Room acoustics, sound isolation, and mechanical system noise control for an addition to the Gift Mart.
Lighting for exhibition space comprising multiple highly efficient PL fluorescent lamps in cylindrical fixtures providing efficient illumination with multilevel switching, emergency lighting within the basic fixtures and no issues with HID lamp re-strike times.
320,000 square feet.
This project was named one of the 2007 Top Projects in the Southeast from Southeast Construction magazine.
The Frank and Laura Lewis Library is a three story library standing in the heart of the campus, bridging academic and residential life. The building features seating for 300, enhanced technology, media rooms, reading areas, twelve group study areas, and shelving to accommodate collection growth for decades. Sustainable features include dual flush water closets, waterless urinals, daylighting and building time clock controls, water-cooled chillers, gas-fired boilers for hydronic heating, variable flow hot and chilled water pumping systems, and an energy recovery system.
Lighting for stationary and movable stacks, research areas, group study rooms, reading areas, media areas, and the auditorium and special collections areas.
A three story addition to the Thomas Cooper Library to house the Ernest F. Hollings Special Collections Library, combining rare books and South Carolina political collections. The facility provides stacks for 250,000 volumes of books, manuscripts, political papers, folios, map storage, and framed items. Sustainable features include variable air volume air handling units, variable flow chilled and hot water, occupancy sensors for lighting, dual flush water closets, and low flow urinals.
Mechanical systems noise and vibration control.
A structured cabling system and security infrastructure.
Renovation of a circa 1850s shed/warehouse structure, located in a former railroad complex, to house SCAD’s growing permanent art collection, as well as the Walter O. Evans Center for African American Studies. The facility houses existing and future collections of art, and provides academic environments for programs of study relevant to art and architecture. In addition to gallery space and classrooms, the building also houses a 275 seat theatre, archival and presentation space, museum storage, a cafe, faculty offices, event space, and outdoor community space. Classrooms offer space for art history, museum studies, graphic design, fashion, and production design education.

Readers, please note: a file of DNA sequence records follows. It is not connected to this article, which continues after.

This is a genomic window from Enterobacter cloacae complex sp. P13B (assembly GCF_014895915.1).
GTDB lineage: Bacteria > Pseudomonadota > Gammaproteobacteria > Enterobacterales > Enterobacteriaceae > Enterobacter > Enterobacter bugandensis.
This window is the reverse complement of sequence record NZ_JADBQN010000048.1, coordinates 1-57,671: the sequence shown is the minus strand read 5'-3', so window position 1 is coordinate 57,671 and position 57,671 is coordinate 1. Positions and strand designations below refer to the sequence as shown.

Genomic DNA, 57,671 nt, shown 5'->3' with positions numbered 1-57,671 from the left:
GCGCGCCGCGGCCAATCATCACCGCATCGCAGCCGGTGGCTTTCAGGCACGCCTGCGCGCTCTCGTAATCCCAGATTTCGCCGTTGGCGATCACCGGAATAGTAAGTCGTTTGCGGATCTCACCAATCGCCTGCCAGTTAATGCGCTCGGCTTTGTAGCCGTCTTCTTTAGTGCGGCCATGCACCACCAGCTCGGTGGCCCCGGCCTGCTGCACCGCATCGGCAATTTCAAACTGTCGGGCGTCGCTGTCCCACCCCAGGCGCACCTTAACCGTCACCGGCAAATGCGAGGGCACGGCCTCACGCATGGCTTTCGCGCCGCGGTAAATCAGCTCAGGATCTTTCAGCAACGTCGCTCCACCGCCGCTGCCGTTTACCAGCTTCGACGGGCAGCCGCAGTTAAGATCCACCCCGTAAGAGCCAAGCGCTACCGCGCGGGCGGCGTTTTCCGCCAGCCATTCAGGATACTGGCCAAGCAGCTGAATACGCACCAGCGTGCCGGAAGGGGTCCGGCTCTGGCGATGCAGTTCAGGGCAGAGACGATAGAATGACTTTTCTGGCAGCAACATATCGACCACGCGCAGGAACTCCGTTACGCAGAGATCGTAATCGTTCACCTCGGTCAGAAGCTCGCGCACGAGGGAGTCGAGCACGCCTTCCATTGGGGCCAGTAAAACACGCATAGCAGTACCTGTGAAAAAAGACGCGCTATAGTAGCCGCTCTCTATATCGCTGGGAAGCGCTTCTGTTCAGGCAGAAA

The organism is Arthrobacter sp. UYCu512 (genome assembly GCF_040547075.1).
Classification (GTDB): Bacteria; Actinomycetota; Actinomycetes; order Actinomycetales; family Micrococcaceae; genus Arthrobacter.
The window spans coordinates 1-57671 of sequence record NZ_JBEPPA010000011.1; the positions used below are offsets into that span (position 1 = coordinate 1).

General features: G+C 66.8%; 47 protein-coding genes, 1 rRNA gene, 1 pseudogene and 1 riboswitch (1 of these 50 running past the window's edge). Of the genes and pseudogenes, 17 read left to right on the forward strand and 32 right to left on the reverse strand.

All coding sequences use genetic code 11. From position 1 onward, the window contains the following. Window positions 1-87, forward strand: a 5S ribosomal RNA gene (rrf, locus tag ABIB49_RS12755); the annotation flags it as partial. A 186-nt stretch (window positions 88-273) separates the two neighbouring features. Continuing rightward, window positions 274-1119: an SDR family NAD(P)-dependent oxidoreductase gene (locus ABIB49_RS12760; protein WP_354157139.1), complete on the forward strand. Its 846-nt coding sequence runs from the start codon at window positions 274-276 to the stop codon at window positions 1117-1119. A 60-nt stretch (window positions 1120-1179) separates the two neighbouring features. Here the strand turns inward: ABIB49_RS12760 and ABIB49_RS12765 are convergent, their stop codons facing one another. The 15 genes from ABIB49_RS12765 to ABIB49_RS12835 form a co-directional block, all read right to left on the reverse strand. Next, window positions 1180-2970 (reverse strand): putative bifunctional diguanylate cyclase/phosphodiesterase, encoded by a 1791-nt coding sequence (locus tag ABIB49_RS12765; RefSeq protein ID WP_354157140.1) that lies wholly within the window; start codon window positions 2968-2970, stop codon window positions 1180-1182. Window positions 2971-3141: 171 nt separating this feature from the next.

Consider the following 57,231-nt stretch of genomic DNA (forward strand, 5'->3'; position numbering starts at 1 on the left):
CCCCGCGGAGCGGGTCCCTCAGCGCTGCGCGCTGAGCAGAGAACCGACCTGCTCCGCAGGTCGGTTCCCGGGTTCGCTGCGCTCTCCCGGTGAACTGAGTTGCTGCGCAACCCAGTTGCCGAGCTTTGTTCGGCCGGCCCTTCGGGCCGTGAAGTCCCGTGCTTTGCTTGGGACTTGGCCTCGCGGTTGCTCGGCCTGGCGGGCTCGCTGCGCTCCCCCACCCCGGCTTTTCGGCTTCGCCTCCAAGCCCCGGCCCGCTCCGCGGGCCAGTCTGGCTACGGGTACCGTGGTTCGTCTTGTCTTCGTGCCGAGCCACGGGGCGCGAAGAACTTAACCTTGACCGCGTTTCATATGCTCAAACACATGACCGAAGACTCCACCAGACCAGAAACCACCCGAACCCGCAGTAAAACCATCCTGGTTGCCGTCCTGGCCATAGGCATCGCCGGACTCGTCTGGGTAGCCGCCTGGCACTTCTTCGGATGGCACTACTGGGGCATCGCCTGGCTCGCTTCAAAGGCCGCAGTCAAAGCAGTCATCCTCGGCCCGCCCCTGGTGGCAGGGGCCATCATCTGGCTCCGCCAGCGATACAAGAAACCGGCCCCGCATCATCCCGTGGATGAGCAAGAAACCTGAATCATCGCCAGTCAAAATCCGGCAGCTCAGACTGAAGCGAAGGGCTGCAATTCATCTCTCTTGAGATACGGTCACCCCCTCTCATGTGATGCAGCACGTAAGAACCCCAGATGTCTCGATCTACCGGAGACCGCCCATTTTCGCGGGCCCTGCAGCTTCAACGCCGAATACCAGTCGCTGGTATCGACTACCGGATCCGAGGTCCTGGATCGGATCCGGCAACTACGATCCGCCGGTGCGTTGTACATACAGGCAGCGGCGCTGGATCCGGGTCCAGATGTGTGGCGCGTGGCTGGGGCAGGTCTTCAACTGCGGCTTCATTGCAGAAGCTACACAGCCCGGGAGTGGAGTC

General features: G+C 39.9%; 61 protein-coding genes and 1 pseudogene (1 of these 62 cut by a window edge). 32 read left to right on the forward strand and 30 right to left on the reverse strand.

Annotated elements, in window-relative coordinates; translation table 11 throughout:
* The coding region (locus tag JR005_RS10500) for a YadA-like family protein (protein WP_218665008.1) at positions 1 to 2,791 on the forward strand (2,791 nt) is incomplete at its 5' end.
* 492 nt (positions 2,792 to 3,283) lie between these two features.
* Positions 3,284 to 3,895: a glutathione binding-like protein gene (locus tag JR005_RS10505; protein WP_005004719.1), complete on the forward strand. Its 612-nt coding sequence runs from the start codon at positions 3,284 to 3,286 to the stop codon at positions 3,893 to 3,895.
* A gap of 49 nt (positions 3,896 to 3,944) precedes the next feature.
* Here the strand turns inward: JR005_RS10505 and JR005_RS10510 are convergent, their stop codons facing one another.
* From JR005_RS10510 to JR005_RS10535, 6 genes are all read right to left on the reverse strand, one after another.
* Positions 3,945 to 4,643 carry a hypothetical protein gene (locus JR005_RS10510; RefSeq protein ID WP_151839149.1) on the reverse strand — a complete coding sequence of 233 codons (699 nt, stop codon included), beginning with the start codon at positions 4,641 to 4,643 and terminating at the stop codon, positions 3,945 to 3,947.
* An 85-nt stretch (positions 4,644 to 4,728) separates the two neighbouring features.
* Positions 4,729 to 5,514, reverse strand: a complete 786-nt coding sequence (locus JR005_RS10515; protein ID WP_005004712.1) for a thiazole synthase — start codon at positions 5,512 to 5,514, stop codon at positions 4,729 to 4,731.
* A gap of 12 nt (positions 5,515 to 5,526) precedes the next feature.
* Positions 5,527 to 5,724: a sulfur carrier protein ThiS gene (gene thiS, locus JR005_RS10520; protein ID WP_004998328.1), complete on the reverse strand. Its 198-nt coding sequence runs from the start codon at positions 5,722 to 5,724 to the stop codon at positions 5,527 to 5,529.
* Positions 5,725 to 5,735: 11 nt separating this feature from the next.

The Harbison Theatre and Classroom Building includes a 400 seat theatre, five multimedia classrooms, science laboratories, and faculty and administrative offices. Support spaces for the theatre include group and private dressing rooms, costume and set design studios, and a two story scene shop. This building is the first significant project on the College’s Harbison Campus and is used by both the College and the community.
Architectural acoustics, sound isolation, and mechanical system noise and vibration control for the Harbison Theatre and Classroom Building. Special acoustical treatments include custom side wall reflectors, resilient reflective grid, and multiple distributed return air plenums.
An audio system, production communication system, performance lighting system, theatrical rigging and soft goods system, and a video monitoring system for the theatre in the Harbison Theatre and Classroom Building.
Site lighting and interior lighting of the lobby, prefunction space, and theatre house.
A two building addition to this nonprofit center including the 10,000 square foot Discovery Center, a museum housing an animal habitat exhibit (including marine life and opossums), a theatre, permanent exhibits that focus on man’s past and current use of the Chattahoochee River corridor, and events space. The complex also includes the Discovery Pavilion, a 2,400 square foot covered space that serves as an outdoor classroom, and event space. Some of the sustainable features incorporated into the buildings include ultra-high efficiency heat pumps, condensate recovery, rain water collection, low flow plumbing fixtures, daylighting, and carbon dioxide monitoring.
Construction and acceptance phase commissioning of the two building addition to the Chattahoochee Nature Center.